Church marks 265 years of history dating to French and Indian War

October 07, 2012|By JULIE E. GREENE |
  • Salem Reformed Church congregant Pam Schnebly watches a slideshow Sunday during the churchs 265th anniversary celebration.
By Colleen McGrath/Staff Photographer

HAGERSTOWN — When the church now known as Salem Reformed Church began 265 years ago this month, the church building served not only as a place of worship, but as a school and fort, Pastor Stephen Wagoner said.

Built a few years before the start of the French and Indian War, the original log cabin church had catwalks and rifle slits to defend against Indian raids, Wagoner said this past week.

“Salem’s first pastor’s wife slept in a tree some nights, for fear of Indian raids,” Wagoner told parishioners during his Sunday sermon.

The original log cabin church burned to the ground in 1820, Wagoner said. Parishioners sat Sunday in a sanctuary that dates to 1821, when the congregation rebuilt the church.

The congregation noted the church’s 265th anniversary during Sunday services, including an anniversary luncheon following Sunday school.

Salem Reformed Church, hugged by a bend in Salem Church Road, is northwest of Hagerstown. The church has about 400 congregants, Wagoner said.

The church began as Deyshere’s Church, and has gone by the names German Evangelical Reformed, Schnebly’s Church, Troxel’s Church and New Salem Church, Wagoner said.

Peter Rentsch gave 50 acres to the church in 1747, Wagoner said last week. After the fire, the church sold 35 of those acres to raise $2,500 to build a new sanctuary, he said.

That stone sanctuary, with an 1822 cornerstone, stands today.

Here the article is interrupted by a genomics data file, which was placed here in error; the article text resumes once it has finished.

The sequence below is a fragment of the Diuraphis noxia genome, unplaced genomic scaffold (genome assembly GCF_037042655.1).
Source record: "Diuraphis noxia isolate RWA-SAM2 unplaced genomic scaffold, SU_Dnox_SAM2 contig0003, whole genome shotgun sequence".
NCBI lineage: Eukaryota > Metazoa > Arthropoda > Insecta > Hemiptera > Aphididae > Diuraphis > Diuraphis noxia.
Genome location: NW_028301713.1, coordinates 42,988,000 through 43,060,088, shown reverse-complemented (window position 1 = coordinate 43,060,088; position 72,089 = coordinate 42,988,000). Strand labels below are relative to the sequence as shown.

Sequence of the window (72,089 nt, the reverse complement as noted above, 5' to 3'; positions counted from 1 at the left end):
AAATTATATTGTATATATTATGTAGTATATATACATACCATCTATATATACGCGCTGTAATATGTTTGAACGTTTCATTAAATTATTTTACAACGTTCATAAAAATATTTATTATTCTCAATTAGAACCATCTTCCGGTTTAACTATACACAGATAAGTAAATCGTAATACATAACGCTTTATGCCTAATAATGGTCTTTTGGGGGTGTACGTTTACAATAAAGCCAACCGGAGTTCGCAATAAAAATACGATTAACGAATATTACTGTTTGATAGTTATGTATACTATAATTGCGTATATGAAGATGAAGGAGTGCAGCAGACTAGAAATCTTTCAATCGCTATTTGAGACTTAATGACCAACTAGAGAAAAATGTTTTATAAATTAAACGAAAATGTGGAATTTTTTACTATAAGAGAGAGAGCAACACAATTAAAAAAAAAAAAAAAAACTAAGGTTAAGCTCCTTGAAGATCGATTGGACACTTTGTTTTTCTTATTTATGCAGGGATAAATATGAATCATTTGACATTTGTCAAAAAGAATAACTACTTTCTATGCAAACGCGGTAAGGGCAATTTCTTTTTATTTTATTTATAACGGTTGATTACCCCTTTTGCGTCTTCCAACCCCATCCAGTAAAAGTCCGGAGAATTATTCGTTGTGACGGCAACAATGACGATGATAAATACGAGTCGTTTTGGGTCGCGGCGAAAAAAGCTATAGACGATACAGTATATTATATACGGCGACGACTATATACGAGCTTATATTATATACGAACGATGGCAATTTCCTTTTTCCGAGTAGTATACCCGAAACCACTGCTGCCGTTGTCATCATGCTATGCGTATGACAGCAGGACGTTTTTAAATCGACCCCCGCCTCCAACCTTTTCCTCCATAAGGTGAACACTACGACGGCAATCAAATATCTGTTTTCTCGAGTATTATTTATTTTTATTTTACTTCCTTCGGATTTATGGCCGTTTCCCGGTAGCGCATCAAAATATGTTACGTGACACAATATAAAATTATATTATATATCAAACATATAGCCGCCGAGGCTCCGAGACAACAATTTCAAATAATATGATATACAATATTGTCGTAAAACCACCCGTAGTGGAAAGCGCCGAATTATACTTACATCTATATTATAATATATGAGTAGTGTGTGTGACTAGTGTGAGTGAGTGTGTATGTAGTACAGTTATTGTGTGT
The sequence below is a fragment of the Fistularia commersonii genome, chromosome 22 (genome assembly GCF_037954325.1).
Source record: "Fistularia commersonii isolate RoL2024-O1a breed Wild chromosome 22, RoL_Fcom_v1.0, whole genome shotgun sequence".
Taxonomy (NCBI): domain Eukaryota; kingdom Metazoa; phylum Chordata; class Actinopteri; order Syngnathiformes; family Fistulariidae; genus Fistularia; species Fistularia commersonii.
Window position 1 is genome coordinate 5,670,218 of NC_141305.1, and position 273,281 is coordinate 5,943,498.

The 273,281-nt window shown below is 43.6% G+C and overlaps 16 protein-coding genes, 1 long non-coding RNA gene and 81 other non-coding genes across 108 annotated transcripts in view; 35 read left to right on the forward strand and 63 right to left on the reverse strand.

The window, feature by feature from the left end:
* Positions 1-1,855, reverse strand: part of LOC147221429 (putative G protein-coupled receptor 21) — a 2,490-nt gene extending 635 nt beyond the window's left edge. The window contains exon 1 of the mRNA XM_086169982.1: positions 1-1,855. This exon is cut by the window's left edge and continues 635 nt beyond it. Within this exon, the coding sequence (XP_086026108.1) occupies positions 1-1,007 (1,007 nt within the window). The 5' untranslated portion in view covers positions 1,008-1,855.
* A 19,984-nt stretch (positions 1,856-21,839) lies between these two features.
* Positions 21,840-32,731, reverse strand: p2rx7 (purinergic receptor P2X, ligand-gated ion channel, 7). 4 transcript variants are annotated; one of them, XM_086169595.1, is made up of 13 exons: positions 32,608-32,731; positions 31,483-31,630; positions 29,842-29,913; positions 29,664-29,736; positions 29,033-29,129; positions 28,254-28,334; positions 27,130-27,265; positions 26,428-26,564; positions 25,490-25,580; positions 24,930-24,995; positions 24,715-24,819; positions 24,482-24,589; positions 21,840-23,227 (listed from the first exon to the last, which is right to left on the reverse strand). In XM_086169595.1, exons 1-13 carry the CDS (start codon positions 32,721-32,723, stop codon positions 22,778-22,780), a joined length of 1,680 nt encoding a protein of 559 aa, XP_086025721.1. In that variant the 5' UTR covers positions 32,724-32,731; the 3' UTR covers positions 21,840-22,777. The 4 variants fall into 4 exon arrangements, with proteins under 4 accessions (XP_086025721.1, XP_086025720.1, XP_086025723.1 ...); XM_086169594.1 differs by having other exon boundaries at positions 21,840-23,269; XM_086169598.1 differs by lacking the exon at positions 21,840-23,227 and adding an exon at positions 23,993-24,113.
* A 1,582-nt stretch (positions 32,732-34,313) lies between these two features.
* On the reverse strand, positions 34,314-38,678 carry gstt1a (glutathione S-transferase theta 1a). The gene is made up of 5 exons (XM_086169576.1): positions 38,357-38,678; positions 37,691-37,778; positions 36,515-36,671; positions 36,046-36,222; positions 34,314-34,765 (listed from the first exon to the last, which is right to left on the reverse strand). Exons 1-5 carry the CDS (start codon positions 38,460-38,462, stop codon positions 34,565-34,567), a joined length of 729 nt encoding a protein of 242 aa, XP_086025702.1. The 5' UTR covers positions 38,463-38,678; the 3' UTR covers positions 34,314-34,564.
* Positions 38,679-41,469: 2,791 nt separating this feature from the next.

Additions were built in the 1950s, 1962 and 2003, Wagoner said.

A solid divider runs down the middle of several of the center pews to demarcate how the men and women used to be separated during church services, Wagoner said.

The pews are on a raised floor, higher than the aisles. The raised floor for the pews traps air between the floor and subfloor for warmer feet in the winter, Wagoner said.

The step up to the pews provided farmers a place to scrape the mud from their work boots as they stepped in to sit, he said. Back then, the sanctuary had an exposed plank floor. Now the floor is covered with red carpet.

The current pews in the church date to before President Lincoln, Wagoner said.

“They were not designed by orthopedic back surgeons,” he said.

The pews are purposely uncomfortable to discourage sleep, he said.

No one appeared to be sleeping Sunday.

In addition to the sermon, hymns, prayers, communion and a lesson for the congregation’s children, Wagoner asked parishioners about their news, including anniversaries, illnesses and guests.

Through Oct. 21, Wagoner is providing incentives for parishioners to bring guests to church. Those who bring enough guests could get one of Wagoner’s peanut butter pies or a ride in his Ford Cobra, he told the congregation.

Asked why he thinks the church has lasted so long, Wagoner said, “Whenever there’s a crisis, the people rally around to help each other.”

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